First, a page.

Over the past four years, TNC and Pathfinder International have piloted and proven these methods in six villages. Now, they, along with other stakeholders, are scaling-up implementation and impact across 24 villages to ensure that chimps, communities and Lake Tanganyika’s splendor can thrive into the future.

Project Scope

The geographic scope of this project captures the GME (4.8 million acres) and its freshwater counterpart—the shores and waters of Lake Tanganyika. The project boundary to the north is the Malagarasi River, to the west is the Tanzania border in the center of Lake Tanganyika, to the south is Katavi National Park and to the east are the Mpanda district boundary and the Ugalla River. The GME comprises a significant portion of the Lake Tanganyika basin in Tanzania, including the catchment areas for the large Malagarasi and Lugufu rivers that feed Lake Tanganyika.


The goal, shared with local partners, is to conserve the Greater Mahale Ecosystem so that it sustains healthy and resilient human and natural communities forever. Specifically, the project aims to:

  • Maintain a diverse and functioning terrestrial ecosystem that is resilient to change; sustains healthy chimpanzee, elephant and other wildlife populations; and provides essential resources for current and future human communities.
  • Maintain the richness and increase the abundance of Lake Tanganyika’s fisheries while improving fishing livelihoods for current and future generations.
  • Help villagers build strong, healthy families by increasing access to family planning and reproductive health education and services, improving hygiene and reducing sanitation-related diseases.


Project Successes So Far

  • 13 BMUs have been formed with fisheries management plans and by-laws in place. 9 of these are legally registered by the national government as community fisheries management bodies with local enforcement authority. BMU efforts have drastically reduced illegal fishing in the BMU-integrated project areas.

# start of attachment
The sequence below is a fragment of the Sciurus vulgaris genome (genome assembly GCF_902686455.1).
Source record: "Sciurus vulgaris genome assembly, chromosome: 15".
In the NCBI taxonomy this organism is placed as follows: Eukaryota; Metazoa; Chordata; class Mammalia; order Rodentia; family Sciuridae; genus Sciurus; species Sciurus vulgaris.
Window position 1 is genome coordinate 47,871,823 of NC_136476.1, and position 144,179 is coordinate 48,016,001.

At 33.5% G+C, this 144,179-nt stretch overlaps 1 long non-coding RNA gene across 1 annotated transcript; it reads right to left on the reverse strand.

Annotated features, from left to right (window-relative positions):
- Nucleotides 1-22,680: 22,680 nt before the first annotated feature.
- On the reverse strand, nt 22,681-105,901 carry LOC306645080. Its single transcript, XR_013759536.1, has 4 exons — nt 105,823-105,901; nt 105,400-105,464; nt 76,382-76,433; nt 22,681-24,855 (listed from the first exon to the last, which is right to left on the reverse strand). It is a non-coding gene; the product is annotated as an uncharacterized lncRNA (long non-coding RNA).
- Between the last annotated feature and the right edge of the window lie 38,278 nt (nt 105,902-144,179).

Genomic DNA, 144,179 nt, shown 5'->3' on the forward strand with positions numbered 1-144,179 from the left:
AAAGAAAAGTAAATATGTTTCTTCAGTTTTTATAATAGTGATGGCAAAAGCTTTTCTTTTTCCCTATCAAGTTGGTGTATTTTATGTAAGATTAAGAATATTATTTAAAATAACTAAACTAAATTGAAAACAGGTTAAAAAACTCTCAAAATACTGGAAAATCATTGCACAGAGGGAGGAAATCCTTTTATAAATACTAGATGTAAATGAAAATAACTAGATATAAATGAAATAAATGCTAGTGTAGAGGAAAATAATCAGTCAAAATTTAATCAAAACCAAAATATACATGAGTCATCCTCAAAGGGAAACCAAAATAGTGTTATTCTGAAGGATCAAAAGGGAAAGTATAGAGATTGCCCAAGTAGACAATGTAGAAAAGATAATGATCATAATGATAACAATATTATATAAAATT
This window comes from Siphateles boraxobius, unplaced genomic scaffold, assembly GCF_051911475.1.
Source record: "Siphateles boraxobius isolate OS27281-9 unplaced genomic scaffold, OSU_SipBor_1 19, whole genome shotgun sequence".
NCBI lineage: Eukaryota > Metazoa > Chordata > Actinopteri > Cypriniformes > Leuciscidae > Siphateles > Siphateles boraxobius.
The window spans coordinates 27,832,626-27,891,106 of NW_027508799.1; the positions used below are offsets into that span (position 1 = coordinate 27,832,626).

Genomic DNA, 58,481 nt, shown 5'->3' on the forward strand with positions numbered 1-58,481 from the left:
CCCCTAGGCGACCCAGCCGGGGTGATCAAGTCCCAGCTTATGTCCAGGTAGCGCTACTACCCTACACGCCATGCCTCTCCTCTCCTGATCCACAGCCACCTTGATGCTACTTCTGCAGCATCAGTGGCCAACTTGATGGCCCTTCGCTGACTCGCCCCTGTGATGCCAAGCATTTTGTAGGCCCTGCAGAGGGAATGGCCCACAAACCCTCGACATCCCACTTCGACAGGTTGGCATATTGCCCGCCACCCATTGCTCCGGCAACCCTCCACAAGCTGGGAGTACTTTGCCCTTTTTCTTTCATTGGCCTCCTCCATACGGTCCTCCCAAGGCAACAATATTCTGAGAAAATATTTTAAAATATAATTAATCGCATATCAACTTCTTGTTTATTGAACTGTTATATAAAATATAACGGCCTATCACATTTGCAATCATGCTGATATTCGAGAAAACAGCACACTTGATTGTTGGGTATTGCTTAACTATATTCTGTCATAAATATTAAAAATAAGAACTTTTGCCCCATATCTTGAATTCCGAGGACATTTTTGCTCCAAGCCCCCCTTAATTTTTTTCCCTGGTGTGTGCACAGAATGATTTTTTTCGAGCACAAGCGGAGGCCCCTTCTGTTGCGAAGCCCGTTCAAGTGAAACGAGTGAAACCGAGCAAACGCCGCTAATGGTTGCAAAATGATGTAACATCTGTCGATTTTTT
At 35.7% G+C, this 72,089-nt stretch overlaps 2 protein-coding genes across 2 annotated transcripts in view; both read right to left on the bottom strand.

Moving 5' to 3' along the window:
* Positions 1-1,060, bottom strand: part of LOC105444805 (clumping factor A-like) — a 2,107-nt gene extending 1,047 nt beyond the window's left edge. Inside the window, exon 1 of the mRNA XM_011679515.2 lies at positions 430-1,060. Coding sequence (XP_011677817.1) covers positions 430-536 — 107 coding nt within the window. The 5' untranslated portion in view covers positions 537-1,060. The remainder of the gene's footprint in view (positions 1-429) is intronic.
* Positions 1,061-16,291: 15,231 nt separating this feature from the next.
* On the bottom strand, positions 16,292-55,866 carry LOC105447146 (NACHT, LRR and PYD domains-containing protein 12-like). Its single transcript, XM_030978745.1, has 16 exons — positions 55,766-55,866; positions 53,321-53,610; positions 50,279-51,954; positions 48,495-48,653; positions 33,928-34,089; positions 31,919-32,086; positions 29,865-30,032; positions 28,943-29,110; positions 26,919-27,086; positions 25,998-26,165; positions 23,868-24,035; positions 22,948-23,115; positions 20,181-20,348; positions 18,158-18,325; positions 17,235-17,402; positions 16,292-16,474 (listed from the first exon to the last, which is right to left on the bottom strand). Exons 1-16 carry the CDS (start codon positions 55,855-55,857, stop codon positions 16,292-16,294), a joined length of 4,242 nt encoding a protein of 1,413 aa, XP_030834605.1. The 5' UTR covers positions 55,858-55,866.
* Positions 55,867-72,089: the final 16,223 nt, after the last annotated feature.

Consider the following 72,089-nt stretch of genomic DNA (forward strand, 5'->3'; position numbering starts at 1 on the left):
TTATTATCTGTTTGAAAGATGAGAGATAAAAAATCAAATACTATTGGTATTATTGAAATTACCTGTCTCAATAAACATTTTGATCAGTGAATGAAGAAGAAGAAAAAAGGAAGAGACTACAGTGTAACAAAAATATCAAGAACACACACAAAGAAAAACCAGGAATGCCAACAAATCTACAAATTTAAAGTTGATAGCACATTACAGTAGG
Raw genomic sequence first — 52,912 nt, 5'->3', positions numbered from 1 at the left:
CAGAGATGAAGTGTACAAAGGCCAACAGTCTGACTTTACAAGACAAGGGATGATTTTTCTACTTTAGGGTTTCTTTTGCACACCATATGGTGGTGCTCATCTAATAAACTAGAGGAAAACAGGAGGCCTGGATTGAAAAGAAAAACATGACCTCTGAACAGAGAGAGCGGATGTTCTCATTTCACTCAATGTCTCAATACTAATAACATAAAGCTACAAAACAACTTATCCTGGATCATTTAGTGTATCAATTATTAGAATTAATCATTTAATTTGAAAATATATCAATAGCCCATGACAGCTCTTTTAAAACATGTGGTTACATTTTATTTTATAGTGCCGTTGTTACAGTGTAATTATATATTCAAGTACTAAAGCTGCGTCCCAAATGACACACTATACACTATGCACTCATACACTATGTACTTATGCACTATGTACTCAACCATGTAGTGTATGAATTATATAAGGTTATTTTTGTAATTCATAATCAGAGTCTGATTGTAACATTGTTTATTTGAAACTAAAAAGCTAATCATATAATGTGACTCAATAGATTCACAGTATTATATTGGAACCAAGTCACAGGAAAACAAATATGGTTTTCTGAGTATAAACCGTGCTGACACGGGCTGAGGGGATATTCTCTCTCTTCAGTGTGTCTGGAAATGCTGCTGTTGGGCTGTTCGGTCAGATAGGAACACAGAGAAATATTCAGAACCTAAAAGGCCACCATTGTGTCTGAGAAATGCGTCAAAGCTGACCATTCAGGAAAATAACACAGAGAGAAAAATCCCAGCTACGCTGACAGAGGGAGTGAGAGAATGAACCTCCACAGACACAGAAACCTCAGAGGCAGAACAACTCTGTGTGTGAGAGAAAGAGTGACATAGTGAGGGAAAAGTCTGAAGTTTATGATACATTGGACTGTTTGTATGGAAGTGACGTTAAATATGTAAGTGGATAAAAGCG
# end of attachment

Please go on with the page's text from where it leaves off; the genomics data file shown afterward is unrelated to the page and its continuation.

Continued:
• 8 villages have designated and approved, at the village level, a total of 5,115 acres of freshwater protected areas over fish breeding and critical habitat sites. 3 of these sites (2,596 acres) are demarcated with buoys, enabling enforcement of the boundaries.
  • Regular joint fisheries patrols are being implemented by BMUs; the government’s Monitoring, Control, and Surveillance unit (now based in a project village); district Fisheries Officers; and local police.
  • Approximately 800 villagers are participating in 31 BMU-linked COCOBAs with total savings of 85 million shillings. More than 2,000 loans have been made to BMU-linked COCOBA members to expand or start-up enterprises or finance household needs. Roughly 70 percent of COCOBA members are female, therefore women benefit substantially from COCOBA activities. No one has defaulted on a loan to date.
  • A five-year follow-up survey confirmed that COCOBAs increase income (e.g., from fish drying racks), create new businesses, strengthen existing businesses and give members more self-confidence.
  • The Tuungane project provided 44 fish drying racks and training on their construction to BMUs from 11 villages (4 racks per village). Enterprising villagers have since built more than 50 drying racks for a total of nearly 100 drying racks across 14 villages. Drying fish on these elevated racks rather than the traditional method of drying on the sand increases their market value by approximately 15 percent.
  • Village Land Use Plans are complete in 19 project villages, including designation of more than 200,000 ha of Village Land Forest Reserves. 96 Village Forest Scouts are trained and conducting patrols and by-law enforcement. The new 271,000 ha Tongwe West District Forest Reserve is slated for completion in 2017 and will increase the total area of GME forest under formal protection to 46 percent
  • 11 conservation agriculture demonstration plots are in place in 8 project villages. 335 farmers received formal training and more than 1,050 visited the demonstration plots to learn new techniques to increase yields & conserve soil.
  • Since 2013, more than 31,000 community members have accessed family planning services via Community Health Workers trained by the project or referrals to local health facilities where we are ensuring contraceptives are available.
  • From January through September of 2016, no maternal or neonatal deaths were reported among the 1,496 health facility deliveries that occurred during this period.
  • 1,211 families in project villages have been certified as “Model Households” that meet or exceed basic criteria for healthy and environmentally sustainable living. In 2016, government extension officers also began supporting recruitment and training of new Model Households which has helped dramatically speed the expansion of this program.